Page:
Atlassian Earned $150M In Revenues Last Year But Competition Intensifies With Collaboration Providers

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Atlassian makes tools for software teams to collaborate that it sells pretty much entirely over the Internet. It’s a low-overhead business and the model works. For its 2013 fiscal year, Atlasssian had $150 million in revenues, having posted $110 million in fiscal 2012.

The company’s model focuses primarily on providing developer-oriented tools that also serve marketing, legal and the other departments in the organization that are collaborating on software projects.

Founded ten years ago, Atlassian’s success, according to analyst Mark Fidelman, stems from its transparent business model, focus on keeping things simple and a customer-centric culture.

But Atlassian is not infallible. The company has enough muscle to continue its growth but not without facing competitors like project management service Wrike, which recently raised $10 million and developer collaboration platform GitHub, which has $100 million in funding.

Atlassian has Bitbucket, also like GitHub,  a Git repository. Atlassian also positions Jira against GitHub as a bug tracker, specifically targeting GitHub on its web site.

Developer Chris Dawson says the difference between Bitbucket and GitHub is evident in his own work. Dawson is the creator of TeddyHyde, a service for building Jekyll blogs, hosted on GitHub and available as an Android app. Jekyll was created by GitHub Co-Founder Tom Preston-Werner who did not want to use a service like WordPress. Instead, he wanted “to write great posts, not style a zillion template pages, moderate comments all day long, and constantly lag behind the latest software release. “

With Dawson’s help I am building a personal blog on TeddyHyde, using GitHub for the first time as a repository for the blog and my posts. The GitHub service is accessible though it really is designed for developers. But the methods for making updates are very efficient, showing me at least the power it has as a platform and how it can serve as a  way for collaborating on blogs, applications and a variety of other types of projects.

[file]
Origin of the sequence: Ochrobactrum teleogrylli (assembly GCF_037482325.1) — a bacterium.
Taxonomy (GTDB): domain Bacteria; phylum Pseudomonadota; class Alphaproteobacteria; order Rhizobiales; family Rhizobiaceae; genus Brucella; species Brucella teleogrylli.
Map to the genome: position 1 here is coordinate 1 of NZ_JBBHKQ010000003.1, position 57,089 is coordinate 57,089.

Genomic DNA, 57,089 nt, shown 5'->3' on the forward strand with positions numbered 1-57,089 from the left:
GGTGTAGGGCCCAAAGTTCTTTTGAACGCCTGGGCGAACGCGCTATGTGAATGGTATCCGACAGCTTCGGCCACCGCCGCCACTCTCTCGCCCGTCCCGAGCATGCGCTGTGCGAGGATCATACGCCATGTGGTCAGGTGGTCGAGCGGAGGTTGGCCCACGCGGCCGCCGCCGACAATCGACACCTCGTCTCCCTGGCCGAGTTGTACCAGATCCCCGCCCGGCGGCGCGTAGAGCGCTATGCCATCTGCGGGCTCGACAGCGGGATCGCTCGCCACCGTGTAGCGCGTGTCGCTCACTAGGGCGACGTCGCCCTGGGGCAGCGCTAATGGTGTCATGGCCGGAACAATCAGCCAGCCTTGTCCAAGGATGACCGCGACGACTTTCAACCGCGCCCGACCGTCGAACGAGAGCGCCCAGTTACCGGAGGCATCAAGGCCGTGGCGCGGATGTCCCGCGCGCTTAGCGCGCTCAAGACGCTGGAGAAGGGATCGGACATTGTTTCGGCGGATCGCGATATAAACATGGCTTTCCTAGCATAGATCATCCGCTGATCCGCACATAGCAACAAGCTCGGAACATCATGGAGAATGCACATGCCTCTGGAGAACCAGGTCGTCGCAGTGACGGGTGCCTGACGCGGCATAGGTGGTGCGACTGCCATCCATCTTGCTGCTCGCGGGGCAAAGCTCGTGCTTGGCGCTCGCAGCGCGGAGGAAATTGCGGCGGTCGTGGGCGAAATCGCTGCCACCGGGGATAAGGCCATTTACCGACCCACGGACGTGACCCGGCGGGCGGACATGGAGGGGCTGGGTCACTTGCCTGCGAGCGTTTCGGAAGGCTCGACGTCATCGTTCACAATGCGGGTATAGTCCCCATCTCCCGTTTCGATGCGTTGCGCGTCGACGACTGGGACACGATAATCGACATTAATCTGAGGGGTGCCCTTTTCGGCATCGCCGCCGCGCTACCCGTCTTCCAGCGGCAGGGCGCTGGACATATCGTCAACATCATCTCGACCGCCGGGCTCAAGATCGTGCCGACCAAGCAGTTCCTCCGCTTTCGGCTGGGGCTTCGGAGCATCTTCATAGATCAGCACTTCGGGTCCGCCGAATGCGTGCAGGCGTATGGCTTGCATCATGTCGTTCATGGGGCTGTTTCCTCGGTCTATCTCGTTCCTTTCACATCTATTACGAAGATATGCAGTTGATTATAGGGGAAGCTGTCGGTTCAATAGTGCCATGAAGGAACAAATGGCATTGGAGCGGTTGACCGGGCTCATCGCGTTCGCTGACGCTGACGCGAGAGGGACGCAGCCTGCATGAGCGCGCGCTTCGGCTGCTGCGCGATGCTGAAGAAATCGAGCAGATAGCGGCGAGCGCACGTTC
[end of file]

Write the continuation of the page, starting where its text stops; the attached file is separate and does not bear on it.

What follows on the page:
While working on the blog last week, I asked Dawson about some of the differences between Bitbucket and GitHub. He noted that GitHub has a limit on the number of repositories someone can create for free but it does not limit the number of users.  Atlassian allows customers to create an unlimited number of repositories.

By not limiting users, GitHub has become a favorite for open-source efforts and as a place for building apps and services like TeddyHyde. Dawson said Bitbucket does not automatically build Jekyll repositories and host as a website. “You can host the files there but it is nothing more than managing a git repo. So, you cannot push files into it, using Teddy Hyde as a mobile blog client. Second, their API does not allow write access to repositories. So, Teddy Hyde cannot edit files or make new blog posts.” He said it is issues like these that makes Teddy Hyde unworkable on Bitbucket. As a note, Dawson is co-authoring a book for O’Reilly Media about the GitHub platform.

Still, Atlassian is positioned to succeed across the overall enterprise, while GitHub’s role is more solely focused on software development. Wrike is worth watching with its focus on becoming a platform provider but it as well still has a ways to go before it can rival Atlassian in the enterprise market.

Update: Here’s my takeaway after reading the first comment. Why Atlassian succeeds stems from its culture and its simple business model. But it’s biggest challenge is more about decay than anything else. Any company, no matter how innovative, has technology that starts to decay over time. Atlasssian is one of the elder leaders of the enterprise startup movement with year-over-year 35 percent revenue growth. Its power comes from the innovation of its engineering focus and strong leadership.

But the company now faces a new breed of competitors like GitHub that provide a different form of collaboration  GitHub is more open, designed for developers who use the platform as a new kind of social network. The growth around this model is considerable and poses one of the greatest threats to Atlassian’s dominance.

On other fronts, the challenge is especially evident with companies like Wrike, which appeals to the hard-core project manager and the any number of people inside companies that have projects that they need to complete.  Wrike, like other services, also has a simple user interface that increases its appeal, suiting it to a larger platform play. It’s as a platform that its presence will be more largely felt. That is, if it can make that transition as effectively as Atlassian has proven it can do in the years since the company was started.

In all, Atlassian is a winner and will continue to succeed. The question is how fast can it accelerate its growth with competition as strong as that from GitHub and Wrike.